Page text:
Proposed cuts to the Medicaid program under the federal health care bill, now making its way through the U.S. Senate, could mean $8.7 billion for New Hampshire’s schools, reported the Keene Sentinel. Local district leaders are speaking out:
According to administrators, Medicaid cuts would mean schools receive less federal reimbursement for services for students with disabilities than they’re getting now. That, in turn, could create budget hardships at the local level, officials say.
Kimberly Saunders, superintendent of the Peterborough-based ConVal Regional School District, said the potential for federal funding cuts has long factored into budget planning, and that contingencies are frequently drawn up.
Now, every school district in New Hampshire receives the funds. ConVal took in $373,000 in Medicaid reimbursement last year, according to figures provided by Hassan’s office. The Keene School District received $574,000.
Reducing the Medicaid funding, Saunders said, would not reduce the legal requirements under the 1975 act. But it would mean that money for the same services would have to come from elsewhere. That, she added, would likely mean cuts to other programs. Saunders specified that if forced, she would prioritize eliminating programs over staff.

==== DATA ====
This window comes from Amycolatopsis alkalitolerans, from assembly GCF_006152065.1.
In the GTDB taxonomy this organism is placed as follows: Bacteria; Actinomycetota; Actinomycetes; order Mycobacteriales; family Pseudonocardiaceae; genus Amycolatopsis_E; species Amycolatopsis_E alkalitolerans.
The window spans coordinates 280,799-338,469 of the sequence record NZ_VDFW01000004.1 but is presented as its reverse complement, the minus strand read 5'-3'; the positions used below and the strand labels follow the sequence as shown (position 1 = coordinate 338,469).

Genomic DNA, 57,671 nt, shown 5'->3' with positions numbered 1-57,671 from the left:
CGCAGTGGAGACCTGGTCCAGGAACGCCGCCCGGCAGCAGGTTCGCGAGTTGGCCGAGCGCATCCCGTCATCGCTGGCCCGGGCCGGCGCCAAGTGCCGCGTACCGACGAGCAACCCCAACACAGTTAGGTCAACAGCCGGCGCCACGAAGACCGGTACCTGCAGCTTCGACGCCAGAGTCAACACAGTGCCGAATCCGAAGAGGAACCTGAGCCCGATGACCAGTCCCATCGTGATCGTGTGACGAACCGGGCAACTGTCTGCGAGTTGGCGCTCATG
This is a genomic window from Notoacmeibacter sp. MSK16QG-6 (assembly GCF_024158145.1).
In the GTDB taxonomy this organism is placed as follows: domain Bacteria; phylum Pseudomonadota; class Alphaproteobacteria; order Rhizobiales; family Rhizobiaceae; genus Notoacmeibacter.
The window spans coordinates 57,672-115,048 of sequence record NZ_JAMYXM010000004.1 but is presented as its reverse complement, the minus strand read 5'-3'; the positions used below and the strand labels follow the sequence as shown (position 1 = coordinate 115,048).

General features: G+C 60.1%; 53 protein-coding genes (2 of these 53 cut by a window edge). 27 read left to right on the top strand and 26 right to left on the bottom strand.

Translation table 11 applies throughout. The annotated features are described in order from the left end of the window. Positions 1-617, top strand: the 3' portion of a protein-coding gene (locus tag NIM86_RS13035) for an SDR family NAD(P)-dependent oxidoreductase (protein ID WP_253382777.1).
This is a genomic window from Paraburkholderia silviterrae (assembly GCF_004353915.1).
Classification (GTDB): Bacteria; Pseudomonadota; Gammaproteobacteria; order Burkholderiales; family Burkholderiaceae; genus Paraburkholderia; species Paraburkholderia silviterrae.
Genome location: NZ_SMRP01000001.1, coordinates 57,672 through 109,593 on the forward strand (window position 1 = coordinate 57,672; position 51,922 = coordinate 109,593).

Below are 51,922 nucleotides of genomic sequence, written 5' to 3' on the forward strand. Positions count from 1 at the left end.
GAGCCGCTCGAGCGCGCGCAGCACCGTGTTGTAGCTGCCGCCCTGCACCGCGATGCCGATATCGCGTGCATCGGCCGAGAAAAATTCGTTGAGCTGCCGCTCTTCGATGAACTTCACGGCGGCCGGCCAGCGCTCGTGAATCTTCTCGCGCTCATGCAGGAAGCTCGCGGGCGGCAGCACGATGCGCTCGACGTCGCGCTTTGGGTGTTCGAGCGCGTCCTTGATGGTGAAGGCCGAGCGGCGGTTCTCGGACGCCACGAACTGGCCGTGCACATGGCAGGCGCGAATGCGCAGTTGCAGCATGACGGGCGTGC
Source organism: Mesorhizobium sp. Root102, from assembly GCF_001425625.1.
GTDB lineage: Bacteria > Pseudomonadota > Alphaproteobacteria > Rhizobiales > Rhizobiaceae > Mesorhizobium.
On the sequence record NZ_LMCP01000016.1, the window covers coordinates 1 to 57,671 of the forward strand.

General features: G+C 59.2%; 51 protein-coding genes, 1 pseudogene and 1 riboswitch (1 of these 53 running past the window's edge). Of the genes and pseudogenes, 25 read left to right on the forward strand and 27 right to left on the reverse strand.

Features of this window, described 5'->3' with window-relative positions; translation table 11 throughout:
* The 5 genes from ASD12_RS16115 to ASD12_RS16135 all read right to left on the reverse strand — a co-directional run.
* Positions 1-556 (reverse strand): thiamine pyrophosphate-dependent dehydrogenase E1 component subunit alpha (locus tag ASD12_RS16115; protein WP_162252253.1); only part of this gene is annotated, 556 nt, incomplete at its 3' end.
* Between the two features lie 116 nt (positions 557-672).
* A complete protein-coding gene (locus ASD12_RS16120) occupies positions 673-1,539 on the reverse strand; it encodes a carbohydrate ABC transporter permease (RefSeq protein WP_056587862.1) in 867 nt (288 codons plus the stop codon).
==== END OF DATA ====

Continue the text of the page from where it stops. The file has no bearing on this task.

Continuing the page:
“Losing the Medicaid funding impacts the efforts of schools to continue to improve students’ success,” Saunders said. “It takes away resources from all students.”
Richard Matte, director of student services at N.H. School Administrative Unit 29, which serves schools in Keene and six other towns, said the cuts would hit local taxpayers and strain the schools’ ability to provide for disabled students.
“Cutting this funding would have a substantial impact on our local communities,” Matte said.
The federal Individuals with Disabilities Education Act requires all public schools in New Hampshire to provide services for students with disabilities. Since 1988, schools have been allowed to use Medicaid funds for low-income students with disabilities to provide those required services.
The proposed bill does not change requirements for special education services, meaning that districts will still be required to provide services despite the reduction in funding.
Here is a breakdown of how much each school district in New Hampshire received in 2016 through the Medicaid to Schools program, according to data from the Department of Health and Human Services.